Hi there and welcome to this week’s Lez Liberty Lit!
Keah Brown, Esmé Weijun Wang and Jillian Weise discussed disability and writing at Electric Literature. Weise notes:
“I do not believe in an able-bodied audience. If the audience is larger than five people, then the audience certainly includes disabled and nondisabled people; whether Deaf or Hearing; neurodivergent or neurotypical; in chronic pain or, for the present, pain-free. Likewise, I doubt that most editors are nondisabled. They may be disabled but not willing to claim the identity; their own internalized ableism may prevent them from claiming; or they may have concerns about safety and/or stigma.”
And at Hazlitt, Nicola Griffith writes about having MS and writing MS.
Sometimes you can see your queer self reflected in Murakami’s magical realism, writes Kristen McDeavitt at Book Riot.
At Atlas Obscura, Natasha Frost writes about Ann Bannon and how lesbian pulp fiction saved lives:
“In her introduction to the anthology, Forrest describes chancing upon Ann Bannon’s Odd Girl Out for sale in Detroit, Michigan. The year was 1957, and she was 18. ‘I did not need to look at the title for clues; the cover leaped out at me from the drugstore rack: a young woman with sensuous intent on her face seated on a bed, leaning over a prone woman, her hands on the other woman’s shoulders,’ she writes. ‘Overwhelming need led me to walk a gauntlet of fear up to the cash register. Fear so intense that I remember nothing more, only that I stumbled out of the store in possession of what I knew I must have, a book as necessary to me as air.'”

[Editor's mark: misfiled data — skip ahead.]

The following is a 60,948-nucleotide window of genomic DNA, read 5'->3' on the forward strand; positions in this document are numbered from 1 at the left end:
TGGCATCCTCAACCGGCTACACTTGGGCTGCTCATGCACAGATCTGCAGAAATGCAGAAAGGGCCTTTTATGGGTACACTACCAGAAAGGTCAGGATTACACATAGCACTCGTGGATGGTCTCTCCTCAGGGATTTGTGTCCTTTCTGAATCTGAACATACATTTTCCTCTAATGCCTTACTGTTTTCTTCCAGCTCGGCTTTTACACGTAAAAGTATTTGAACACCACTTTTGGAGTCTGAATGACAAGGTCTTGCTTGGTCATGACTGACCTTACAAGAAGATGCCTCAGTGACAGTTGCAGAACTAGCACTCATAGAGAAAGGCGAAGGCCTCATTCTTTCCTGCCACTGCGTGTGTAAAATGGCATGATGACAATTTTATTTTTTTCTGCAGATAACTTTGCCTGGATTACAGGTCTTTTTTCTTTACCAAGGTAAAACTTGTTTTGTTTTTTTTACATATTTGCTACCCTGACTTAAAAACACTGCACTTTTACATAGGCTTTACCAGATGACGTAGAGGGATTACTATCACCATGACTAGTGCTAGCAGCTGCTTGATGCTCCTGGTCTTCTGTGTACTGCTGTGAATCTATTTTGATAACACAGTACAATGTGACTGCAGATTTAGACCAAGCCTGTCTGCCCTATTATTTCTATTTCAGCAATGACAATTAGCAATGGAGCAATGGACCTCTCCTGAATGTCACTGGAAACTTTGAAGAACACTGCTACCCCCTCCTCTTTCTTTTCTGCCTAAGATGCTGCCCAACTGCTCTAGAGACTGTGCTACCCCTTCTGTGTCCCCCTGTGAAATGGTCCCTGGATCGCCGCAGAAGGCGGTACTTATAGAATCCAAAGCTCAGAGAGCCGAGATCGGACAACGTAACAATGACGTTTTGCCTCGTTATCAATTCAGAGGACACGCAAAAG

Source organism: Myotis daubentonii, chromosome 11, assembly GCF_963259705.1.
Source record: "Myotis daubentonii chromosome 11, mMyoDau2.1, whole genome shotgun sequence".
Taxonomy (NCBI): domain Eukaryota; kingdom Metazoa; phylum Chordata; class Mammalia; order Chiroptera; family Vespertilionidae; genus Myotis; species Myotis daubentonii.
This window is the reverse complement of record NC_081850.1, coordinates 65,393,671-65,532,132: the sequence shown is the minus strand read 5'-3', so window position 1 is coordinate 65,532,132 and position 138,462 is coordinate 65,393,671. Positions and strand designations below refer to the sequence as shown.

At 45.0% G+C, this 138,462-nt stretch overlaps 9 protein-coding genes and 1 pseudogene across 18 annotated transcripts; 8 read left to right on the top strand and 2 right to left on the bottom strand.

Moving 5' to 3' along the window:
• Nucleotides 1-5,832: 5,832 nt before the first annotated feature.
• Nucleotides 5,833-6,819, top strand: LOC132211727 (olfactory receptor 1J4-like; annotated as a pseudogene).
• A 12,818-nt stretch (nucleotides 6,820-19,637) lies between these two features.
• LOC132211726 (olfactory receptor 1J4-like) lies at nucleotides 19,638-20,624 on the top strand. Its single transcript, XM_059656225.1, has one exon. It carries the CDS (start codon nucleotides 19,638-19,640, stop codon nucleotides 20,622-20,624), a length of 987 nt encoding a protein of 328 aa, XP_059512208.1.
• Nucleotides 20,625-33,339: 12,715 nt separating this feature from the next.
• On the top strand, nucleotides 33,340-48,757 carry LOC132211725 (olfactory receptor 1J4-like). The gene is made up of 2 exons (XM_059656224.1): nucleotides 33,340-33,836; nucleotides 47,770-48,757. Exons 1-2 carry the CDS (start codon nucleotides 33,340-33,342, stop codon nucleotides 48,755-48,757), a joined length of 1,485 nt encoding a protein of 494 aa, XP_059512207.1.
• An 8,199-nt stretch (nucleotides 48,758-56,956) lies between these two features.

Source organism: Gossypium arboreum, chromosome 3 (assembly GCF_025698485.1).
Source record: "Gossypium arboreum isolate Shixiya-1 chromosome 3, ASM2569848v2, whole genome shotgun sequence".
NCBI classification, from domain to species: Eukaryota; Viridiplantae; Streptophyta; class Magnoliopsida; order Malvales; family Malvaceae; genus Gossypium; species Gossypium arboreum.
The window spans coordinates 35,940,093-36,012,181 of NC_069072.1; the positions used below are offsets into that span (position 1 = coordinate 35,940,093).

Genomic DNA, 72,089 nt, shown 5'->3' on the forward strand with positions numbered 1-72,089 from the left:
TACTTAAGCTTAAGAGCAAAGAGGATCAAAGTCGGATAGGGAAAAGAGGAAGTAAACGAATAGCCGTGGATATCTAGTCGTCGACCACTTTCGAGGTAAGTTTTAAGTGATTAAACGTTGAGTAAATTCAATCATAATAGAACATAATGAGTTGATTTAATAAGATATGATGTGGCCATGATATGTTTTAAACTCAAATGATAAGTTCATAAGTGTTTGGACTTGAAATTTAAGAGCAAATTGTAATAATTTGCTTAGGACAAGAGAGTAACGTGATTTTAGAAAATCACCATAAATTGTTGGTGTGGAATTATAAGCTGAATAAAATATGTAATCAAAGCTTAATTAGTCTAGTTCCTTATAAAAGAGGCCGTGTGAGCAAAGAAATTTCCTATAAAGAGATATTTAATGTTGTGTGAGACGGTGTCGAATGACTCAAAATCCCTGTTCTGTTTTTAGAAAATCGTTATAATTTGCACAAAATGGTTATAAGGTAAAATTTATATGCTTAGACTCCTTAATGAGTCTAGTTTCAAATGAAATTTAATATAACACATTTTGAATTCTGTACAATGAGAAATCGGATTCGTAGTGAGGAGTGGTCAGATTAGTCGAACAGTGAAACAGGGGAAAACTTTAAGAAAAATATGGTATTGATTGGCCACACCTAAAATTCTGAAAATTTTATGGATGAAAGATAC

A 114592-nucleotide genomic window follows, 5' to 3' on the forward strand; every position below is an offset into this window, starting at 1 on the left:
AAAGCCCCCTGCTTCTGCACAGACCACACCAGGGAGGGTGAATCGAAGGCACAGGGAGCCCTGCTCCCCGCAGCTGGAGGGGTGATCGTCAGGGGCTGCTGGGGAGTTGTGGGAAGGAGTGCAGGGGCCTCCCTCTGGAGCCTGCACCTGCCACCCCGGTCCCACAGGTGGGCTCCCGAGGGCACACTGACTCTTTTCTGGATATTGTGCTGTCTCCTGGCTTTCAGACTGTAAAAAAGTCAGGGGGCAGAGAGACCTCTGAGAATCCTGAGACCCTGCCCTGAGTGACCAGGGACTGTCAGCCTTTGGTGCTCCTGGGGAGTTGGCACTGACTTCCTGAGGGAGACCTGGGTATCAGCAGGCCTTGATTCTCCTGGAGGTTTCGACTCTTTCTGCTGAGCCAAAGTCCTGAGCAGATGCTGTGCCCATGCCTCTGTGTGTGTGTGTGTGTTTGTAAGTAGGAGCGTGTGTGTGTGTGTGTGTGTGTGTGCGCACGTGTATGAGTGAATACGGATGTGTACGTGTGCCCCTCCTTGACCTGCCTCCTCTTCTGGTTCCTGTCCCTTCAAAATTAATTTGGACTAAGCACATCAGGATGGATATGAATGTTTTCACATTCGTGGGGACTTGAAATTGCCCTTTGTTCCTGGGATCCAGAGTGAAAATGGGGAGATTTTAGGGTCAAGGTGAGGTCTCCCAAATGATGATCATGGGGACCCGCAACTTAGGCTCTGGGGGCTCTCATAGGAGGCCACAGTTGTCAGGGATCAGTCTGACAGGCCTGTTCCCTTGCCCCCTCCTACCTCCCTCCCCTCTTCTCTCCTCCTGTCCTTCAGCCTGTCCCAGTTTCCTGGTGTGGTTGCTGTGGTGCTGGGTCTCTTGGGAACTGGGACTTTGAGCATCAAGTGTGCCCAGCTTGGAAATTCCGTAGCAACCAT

You can read an excerpt from Zora Neale Hurston’s long-lost Barracoon: The Story of the Last Black Cargo, based on interviews with Kossula, “the last survivor of the last slave ship to land on American shores.”
“If I was going to make 2018 the true twenty-gay-teen of Hayley Kiyoko’s dreams, I would have to be more active and conscious about reading lesbians.”
At the Millions, Anne Korkeakivi writes about Uganda’s literary culture, noting, “Cultivating a new generation of writers and readers in Uganda, rated the 25th-poorest country in the world by the IMF in 2016, is a complex task.”
If you’re a writer, do you want dates to read your work?
Here’s how to make a book.
“I’ve read most of Tea’s books lying on my back and hypnotized until the end. How to Grow Up: A Memoir made me understand that I probably needed to go on Lexapro, among other complex realizations. Black Wave helped me see a structure for my own novel-in-progress, amid its hypnotic decaying, lush garden of sex, drugs, and San Francisco gentrification. Her most recent book, Against Memoir, works a similar kind of magic, but here we see Michelle as an essayist at full-tilt, working with ethnography, personal experience, research, data, and a constellation of written, sonic, and visual texts to create a queer counter-history,” writes Carley Moore at Lit Hub to intro an interview with Michelle Tea.
Proust’s gay love letters are up for auction.
Why not rank the Goodnight, Moon parodies?
What counts as “well read”?
How much time does Barnes & Noble have left?
“When I was young, in the 80s, I read a wonderful report on why we should teach art in schools, and one of the arguments was that there is no right answer in art. There might be good ways to do things, but there’s no simple one right answer. Two plus two might be four, but the way a bird flies can be represented in innumerable ways,” says Rebecca Solnit in conversation with Paul Holdengraber on skipping high school, subtle culture shifts, California and more.
Casey the Canadian Lesbrarian reviewed All Violet by Rani Rivera, calling it “an incredible, stunning book.”
Read these 10 books by Nigerian authors with feminist themes. Read these books about grieving. Read these books if you’re a new boss. Read these eight novels about national traumas. Read these mystery novels. Read these 21 books by queer women of color. Read these books by Asian American authors. Read these books to understand happiness. Read these short-story collections. Read these 46 books this summer.